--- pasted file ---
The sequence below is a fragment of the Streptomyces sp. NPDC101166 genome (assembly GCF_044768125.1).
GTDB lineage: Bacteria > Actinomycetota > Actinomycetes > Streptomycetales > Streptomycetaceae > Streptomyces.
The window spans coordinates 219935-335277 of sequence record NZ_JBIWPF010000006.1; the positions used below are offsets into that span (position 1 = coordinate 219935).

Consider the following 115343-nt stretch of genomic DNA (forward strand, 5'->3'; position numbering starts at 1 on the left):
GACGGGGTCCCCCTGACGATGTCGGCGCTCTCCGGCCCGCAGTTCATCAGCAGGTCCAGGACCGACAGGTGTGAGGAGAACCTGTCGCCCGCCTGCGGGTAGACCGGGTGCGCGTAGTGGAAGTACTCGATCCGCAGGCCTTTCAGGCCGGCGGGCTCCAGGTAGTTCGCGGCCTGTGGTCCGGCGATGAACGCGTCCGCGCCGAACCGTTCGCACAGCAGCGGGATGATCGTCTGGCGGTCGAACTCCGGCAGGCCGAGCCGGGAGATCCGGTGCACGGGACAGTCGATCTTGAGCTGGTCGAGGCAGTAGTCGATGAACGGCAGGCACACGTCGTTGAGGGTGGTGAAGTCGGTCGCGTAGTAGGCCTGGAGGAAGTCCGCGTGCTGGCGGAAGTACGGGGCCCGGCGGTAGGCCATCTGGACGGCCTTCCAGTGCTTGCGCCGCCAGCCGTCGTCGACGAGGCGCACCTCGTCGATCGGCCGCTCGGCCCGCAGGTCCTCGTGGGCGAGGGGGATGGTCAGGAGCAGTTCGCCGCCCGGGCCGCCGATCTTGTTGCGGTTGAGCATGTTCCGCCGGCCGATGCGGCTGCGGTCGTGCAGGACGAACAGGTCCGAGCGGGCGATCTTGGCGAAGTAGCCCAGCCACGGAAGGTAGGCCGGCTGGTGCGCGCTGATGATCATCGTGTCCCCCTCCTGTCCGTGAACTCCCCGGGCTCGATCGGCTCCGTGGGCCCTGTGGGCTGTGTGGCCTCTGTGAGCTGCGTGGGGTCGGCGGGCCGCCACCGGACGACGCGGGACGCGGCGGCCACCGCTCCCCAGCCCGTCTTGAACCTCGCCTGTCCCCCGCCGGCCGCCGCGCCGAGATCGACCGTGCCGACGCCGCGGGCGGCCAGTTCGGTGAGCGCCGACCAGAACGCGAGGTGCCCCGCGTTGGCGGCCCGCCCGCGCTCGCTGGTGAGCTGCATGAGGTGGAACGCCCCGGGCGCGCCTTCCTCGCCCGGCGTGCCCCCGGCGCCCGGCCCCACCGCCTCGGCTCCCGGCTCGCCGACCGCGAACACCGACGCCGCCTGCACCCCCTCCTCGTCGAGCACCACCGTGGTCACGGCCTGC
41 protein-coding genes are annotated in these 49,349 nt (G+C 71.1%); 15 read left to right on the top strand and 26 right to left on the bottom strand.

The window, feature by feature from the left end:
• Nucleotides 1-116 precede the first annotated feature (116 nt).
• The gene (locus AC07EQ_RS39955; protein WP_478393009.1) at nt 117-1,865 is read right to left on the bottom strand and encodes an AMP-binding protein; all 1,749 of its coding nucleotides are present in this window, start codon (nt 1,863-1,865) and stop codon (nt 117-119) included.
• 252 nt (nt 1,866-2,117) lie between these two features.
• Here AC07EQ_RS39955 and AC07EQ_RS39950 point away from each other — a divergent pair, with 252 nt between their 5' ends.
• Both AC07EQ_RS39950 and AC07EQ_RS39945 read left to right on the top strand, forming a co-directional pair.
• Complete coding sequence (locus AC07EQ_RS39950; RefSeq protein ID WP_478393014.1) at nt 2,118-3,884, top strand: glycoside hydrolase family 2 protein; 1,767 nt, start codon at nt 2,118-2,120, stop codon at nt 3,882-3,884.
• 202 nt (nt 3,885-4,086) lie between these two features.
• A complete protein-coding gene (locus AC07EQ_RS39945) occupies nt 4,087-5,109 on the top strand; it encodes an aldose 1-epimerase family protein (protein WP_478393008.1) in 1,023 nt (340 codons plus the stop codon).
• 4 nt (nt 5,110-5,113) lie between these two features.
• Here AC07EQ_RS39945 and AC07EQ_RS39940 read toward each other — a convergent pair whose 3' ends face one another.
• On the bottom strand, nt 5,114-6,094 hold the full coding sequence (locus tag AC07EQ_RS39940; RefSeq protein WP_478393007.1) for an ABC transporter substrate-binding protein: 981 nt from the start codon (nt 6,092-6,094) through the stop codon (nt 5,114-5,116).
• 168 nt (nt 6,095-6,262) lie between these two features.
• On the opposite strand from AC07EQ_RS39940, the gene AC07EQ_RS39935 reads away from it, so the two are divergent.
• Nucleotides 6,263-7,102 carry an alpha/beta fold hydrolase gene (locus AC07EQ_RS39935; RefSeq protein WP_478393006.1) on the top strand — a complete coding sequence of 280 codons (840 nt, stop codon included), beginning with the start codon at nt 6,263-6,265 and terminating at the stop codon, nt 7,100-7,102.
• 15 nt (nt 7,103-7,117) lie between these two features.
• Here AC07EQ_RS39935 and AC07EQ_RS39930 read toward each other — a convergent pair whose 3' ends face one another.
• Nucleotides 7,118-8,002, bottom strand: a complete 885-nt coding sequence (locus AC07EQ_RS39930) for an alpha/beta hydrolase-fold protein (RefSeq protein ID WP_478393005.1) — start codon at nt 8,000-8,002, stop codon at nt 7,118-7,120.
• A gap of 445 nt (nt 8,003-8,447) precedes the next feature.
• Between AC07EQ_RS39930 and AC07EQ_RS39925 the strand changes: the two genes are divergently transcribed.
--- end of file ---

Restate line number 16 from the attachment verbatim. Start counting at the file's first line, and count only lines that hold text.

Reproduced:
• 4 nt (nt 5,110-5,113) lie between these two features.